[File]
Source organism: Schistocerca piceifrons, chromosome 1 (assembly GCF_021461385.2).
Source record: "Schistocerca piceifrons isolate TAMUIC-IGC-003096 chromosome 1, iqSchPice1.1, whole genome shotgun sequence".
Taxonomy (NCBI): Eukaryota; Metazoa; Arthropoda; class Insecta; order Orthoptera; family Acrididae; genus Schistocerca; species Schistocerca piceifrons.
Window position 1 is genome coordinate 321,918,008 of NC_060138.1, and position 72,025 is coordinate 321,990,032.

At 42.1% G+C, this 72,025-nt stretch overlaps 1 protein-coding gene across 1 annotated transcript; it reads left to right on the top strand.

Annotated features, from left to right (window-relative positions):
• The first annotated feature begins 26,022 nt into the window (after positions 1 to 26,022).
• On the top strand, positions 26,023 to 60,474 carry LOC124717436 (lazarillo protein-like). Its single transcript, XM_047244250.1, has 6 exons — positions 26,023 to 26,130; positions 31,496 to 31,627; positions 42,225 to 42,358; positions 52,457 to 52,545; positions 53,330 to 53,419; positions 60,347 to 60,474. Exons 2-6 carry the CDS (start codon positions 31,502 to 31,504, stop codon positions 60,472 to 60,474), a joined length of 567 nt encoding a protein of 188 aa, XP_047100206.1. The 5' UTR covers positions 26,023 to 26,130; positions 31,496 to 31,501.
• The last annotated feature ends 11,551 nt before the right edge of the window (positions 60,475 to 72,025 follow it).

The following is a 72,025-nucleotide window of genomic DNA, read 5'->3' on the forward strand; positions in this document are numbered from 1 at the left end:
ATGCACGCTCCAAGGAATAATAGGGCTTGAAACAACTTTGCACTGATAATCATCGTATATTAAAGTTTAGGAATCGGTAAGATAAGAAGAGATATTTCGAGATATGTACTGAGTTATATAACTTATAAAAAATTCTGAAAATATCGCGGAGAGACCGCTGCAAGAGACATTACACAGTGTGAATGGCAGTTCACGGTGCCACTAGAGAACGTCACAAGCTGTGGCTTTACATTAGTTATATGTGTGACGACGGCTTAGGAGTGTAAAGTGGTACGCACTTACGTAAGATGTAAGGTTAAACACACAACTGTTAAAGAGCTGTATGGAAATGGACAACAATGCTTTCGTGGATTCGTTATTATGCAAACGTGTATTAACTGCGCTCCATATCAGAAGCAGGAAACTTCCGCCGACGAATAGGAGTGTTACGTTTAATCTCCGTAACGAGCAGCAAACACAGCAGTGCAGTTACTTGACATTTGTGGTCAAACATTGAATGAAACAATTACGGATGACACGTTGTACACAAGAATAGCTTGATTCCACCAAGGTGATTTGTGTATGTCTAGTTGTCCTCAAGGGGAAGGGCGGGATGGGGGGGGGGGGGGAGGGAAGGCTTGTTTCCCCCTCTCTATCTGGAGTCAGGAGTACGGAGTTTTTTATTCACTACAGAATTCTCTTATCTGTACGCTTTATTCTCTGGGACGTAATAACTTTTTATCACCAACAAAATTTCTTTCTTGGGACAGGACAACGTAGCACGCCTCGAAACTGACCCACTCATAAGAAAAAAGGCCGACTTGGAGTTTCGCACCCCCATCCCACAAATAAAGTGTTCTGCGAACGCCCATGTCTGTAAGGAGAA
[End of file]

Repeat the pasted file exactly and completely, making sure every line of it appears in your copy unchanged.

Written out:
Source organism: Schistocerca piceifrons, chromosome 1 (assembly GCF_021461385.2).
Source record: "Schistocerca piceifrons isolate TAMUIC-IGC-003096 chromosome 1, iqSchPice1.1, whole genome shotgun sequence".
Taxonomy (NCBI): Eukaryota; Metazoa; Arthropoda; class Insecta; order Orthoptera; family Acrididae; genus Schistocerca; species Schistocerca piceifrons.
Window position 1 is genome coordinate 321,918,008 of NC_060138.1, and position 72,025 is coordinate 321,990,032.

At 42.1% G+C, this 72,025-nt stretch overlaps 1 protein-coding gene across 1 annotated transcript; it reads left to right on the top strand.

Annotated features, from left to right (window-relative positions):
• The first annotated feature begins 26,022 nt into the window (after positions 1 to 26,022).
• On the top strand, positions 26,023 to 60,474 carry LOC124717436 (lazarillo protein-like). Its single transcript, XM_047244250.1, has 6 exons — positions 26,023 to 26,130; positions 31,496 to 31,627; positions 42,225 to 42,358; positions 52,457 to 52,545; positions 53,330 to 53,419; positions 60,347 to 60,474. Exons 2-6 carry the CDS (start codon positions 31,502 to 31,504, stop codon positions 60,472 to 60,474), a joined length of 567 nt encoding a protein of 188 aa, XP_047100206.1. The 5' UTR covers positions 26,023 to 26,130; positions 31,496 to 31,501.
• The last annotated feature ends 11,551 nt before the right edge of the window (positions 60,475 to 72,025 follow it).

The following is a 72,025-nucleotide window of genomic DNA, read 5'->3' on the forward strand; positions in this document are numbered from 1 at the left end:
ATGCACGCTCCAAGGAATAATAGGGCTTGAAACAACTTTGCACTGATAATCATCGTATATTAAAGTTTAGGAATCGGTAAGATAAGAAGAGATATTTCGAGATATGTACTGAGTTATATAACTTATAAAAAATTCTGAAAATATCGCGGAGAGACCGCTGCAAGAGACATTACACAGTGTGAATGGCAGTTCACGGTGCCACTAGAGAACGTCACAAGCTGTGGCTTTACATTAGTTATATGTGTGACGACGGCTTAGGAGTGTAAAGTGGTACGCACTTACGTAAGATGTAAGGTTAAACACACAACTGTTAAAGAGCTGTATGGAAATGGACAACAATGCTTTCGTGGATTCGTTATTATGCAAACGTGTATTAACTGCGCTCCATATCAGAAGCAGGAAACTTCCGCCGACGAATAGGAGTGTTACGTTTAATCTCCGTAACGAGCAGCAAACACAGCAGTGCAGTTACTTGACATTTGTGGTCAAACATTGAATGAAACAATTACGGATGACACGTTGTACACAAGAATAGCTTGATTCCACCAAGGTGATTTGTGTATGTCTAGTTGTCCTCAAGGGGAAGGGCGGGATGGGGGGGGGGGGGGAGGGAAGGCTTGTTTCCCCCTCTCTATCTGGAGTCAGGAGTACGGAGTTTTTTATTCACTACAGAATTCTCTTATCTGTACGCTTTATTCTCTGGGACGTAATAACTTTTTATCACCAACAAAATTTCTTTCTTGGGACAGGACAACGTAGCACGCCTCGAAACTGACCCACTCATAAGAAAAAAGGCCGACTTGGAGTTTCGCACCCCCATCCCACAAATAAAGTGTTCTGCGAACGCCCATGTCTGTAAGGAGAA